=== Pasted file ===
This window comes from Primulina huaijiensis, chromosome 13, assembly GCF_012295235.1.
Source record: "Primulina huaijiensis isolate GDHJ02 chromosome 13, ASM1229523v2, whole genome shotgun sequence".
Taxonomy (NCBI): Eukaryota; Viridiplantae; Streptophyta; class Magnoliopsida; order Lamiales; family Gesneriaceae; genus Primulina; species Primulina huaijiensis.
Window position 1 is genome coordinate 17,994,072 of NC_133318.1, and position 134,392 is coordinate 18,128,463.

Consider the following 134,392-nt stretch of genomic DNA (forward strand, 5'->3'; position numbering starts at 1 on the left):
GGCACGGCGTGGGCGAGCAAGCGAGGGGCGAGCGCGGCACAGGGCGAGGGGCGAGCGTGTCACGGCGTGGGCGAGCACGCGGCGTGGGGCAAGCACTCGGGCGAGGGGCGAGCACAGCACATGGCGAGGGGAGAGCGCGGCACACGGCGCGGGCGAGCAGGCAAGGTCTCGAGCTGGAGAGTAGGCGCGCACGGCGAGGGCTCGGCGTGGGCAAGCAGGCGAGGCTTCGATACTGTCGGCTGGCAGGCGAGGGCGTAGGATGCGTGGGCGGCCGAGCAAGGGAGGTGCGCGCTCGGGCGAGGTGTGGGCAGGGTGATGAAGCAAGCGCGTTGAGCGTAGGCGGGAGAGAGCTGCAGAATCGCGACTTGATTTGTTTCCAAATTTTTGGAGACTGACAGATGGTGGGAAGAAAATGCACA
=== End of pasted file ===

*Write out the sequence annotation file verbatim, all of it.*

This window comes from Primulina huaijiensis, chromosome 13, assembly GCF_012295235.1.
Source record: "Primulina huaijiensis isolate GDHJ02 chromosome 13, ASM1229523v2, whole genome shotgun sequence".
Taxonomy (NCBI): Eukaryota; Viridiplantae; Streptophyta; class Magnoliopsida; order Lamiales; family Gesneriaceae; genus Primulina; species Primulina huaijiensis.
Window position 1 is genome coordinate 17,994,072 of NC_133318.1, and position 134,392 is coordinate 18,128,463.

Consider the following 134,392-nt stretch of genomic DNA (forward strand, 5'->3'; position numbering starts at 1 on the left):
GGCACGGCGTGGGCGAGCAAGCGAGGGGCGAGCGCGGCACAGGGCGAGGGGCGAGCGTGTCACGGCGTGGGCGAGCACGCGGCGTGGGGCAAGCACTCGGGCGAGGGGCGAGCACAGCACATGGCGAGGGGAGAGCGCGGCACACGGCGCGGGCGAGCAGGCAAGGTCTCGAGCTGGAGAGTAGGCGCGCACGGCGAGGGCTCGGCGTGGGCAAGCAGGCGAGGCTTCGATACTGTCGGCTGGCAGGCGAGGGCGTAGGATGCGTGGGCGGCCGAGCAAGGGAGGTGCGCGCTCGGGCGAGGTGTGGGCAGGGTGATGAAGCAAGCGCGTTGAGCGTAGGCGGGAGAGAGCTGCAGAATCGCGACTTGATTTGTTTCCAAATTTTTGGAGACTGACAGATGGTGGGAAGAAAATGCACA